Five of the largest U.S. tech companies poured a combined $64.2 million into federal lobbying last year, according to new ethics reports. That's a more than 10% increase over their record-setting 2017 spending.
Google alone made up about one-third of that total, spending more than $21.2 million in 2018. That's up almost 17% from the previous year, when it spent more on federal lobbying than any other company.
Amazon spent $14.2 million, Facebook $12.6 million, Microsoft $9.5 million and Apple $6.6 million. Their disclosures, released ahead of a midnight deadline, showed the Big Five invested to sway the Washington debate on a wide range of policy issues, including privacy, election security and antitrust.
This drastic increase in lobbying cash could prove a formidable hurdle to advocates and privacy hawks in Congress trying to pass a tough federal privacy bill. Lawmakers are insisting that 2019 will be the year they finally pass a national framework — and privacy advocates are increasingly concerned that tech companies' well-funded lobbying machine could outweigh consumers' voices.
"The big concern is that the lobbying influence will result in a debate focusing on the wrong questions," said ACLU senior legislative counsel Neema Singh Guliani. "The central question should be, 'What is good for consumers?'"
The eye-popping sum comes as tech companies find themselves clashing with Washington more than ever.
Lawmakers and regulators have been sounding the alarm about companies' lax data practices and the misuse of consumer information by third parties since the public learned of Facebook's Cambridge Analytica scandal, in which a political consulting firm that did work for the Trump campaign used people's data without proper permission. They're also scrutinizing whether the companies have done enough to crack down on disinformation campaigns after Russia used social media platforms to spread fake news and information during the 2016 campaign.
Technology companies are now coming to the table for the first time to create federal privacy legislation to head off a stringent new state law in California, which has been signed by the governor and will take effect in 2020. The law will give consumers the right to know what information companies collect about them, what they're doing with it and who they share it with.
This new California law could pose a serious challenge to many of the companies' data collection practices and create serious impediments for businesses that rely on targeted advertising. And several other states are considering their own actions on privacy this year.
A federal privacy law that preempts state level legislation would be “a bad deal” for consumers, Singh Guliani said. “We need baseline standards, but states need to have the flexibility to respond to new privacy threats,” she said.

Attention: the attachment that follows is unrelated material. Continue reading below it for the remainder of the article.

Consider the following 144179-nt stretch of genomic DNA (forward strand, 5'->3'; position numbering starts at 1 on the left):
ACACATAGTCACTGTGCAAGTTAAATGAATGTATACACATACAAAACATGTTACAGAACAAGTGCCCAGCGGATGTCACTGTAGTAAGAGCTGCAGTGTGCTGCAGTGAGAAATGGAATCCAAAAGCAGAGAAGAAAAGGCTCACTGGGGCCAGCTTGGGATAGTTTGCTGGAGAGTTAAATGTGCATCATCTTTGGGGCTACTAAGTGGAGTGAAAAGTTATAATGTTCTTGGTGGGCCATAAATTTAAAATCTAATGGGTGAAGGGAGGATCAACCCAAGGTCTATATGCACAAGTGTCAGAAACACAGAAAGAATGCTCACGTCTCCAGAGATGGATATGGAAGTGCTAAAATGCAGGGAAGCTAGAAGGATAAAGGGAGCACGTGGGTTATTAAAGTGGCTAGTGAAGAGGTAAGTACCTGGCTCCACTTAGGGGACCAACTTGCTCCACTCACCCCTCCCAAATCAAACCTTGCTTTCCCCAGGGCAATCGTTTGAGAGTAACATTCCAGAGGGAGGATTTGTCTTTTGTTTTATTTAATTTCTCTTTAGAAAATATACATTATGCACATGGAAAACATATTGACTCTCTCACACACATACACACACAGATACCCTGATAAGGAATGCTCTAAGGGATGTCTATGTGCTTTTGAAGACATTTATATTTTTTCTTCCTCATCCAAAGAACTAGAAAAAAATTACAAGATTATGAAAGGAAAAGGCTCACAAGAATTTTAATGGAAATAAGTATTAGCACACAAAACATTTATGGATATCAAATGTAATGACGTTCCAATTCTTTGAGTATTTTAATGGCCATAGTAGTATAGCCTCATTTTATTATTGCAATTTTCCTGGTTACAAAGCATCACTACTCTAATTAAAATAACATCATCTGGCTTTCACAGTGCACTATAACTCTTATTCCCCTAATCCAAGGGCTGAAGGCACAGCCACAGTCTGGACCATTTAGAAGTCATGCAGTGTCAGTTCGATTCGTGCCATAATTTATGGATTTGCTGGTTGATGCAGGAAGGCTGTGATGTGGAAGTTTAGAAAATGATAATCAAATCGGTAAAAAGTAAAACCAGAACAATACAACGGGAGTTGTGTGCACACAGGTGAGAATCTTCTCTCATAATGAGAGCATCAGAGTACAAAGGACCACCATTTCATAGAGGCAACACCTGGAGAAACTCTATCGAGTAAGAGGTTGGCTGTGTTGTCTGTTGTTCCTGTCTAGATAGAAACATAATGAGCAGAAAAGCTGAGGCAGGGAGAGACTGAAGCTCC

In addition to lobbying, privacy advocates are already on alert for signs that the technology industry is dominating the debate. In the fall, the Senate Committee on Commerce, Science and Transportation held a major privacy hearing, intended to kick off discussion about privacy at the national level in the wake of California passing its own privacy law.
The hearing featured executives from several major technology companies, but it did not include consumer privacy advocates. The move sparked criticism, and the committee later held a hearing that featured such advocates. “We wouldn't want that perspective to dominate the debate," Singh Guliani said.
It’s not just the companies’ spending on lobbying that could sway the privacy debate in Washington. Their increased influence is also a reflection of the former high-profile policymakers and regulators who many technology companies have hired in recent years.
Jeff Chester, executive director for Center for Digital Democracy, said there's been a “revolving door” between both Republican and Democratic administrations and the technology industry lobby. “There is ultimately a huge conflict of interest,” he said.
Chester is not optimistic that Congress will be able pass legislation with serious teeth, and he's instead focused his efforts on grass-roots privacy campaigns. “It’s very likely the federal bill is going to be a weak one and not really do anything,” he said.
Though the privacy debate has heated up in Washington since California passed its law, the Center for Democracy in Technology's Director of the Data Privacy Project Michelle Richardson said it's still in the early innings.
Senate Democrats have floated some national privacy legislation, and Sen. Marco Rubio (R-Fla.) introduced a privacy bill last year. But she’s expecting bipartisan privacy bills to be introduced in the spring as technology industry trade groups have been pushing frameworks for what a federal privacy law should include.
The Internet Assn. said in a statement that it supports a privacy bill that would provide Americans “meaningful control over the data they provide to companies across all industries, including the ability to access, correct, delete and download data.”
Richardson said at this early stage, it’s hard to judge whether the industry groups will support legislation that has many of the tough enforcement provisions that privacy advocates are seeking.
“It's hard to judge them in detail,” she said. “We'll have to see how all of these are going to transform into actual legislative language.”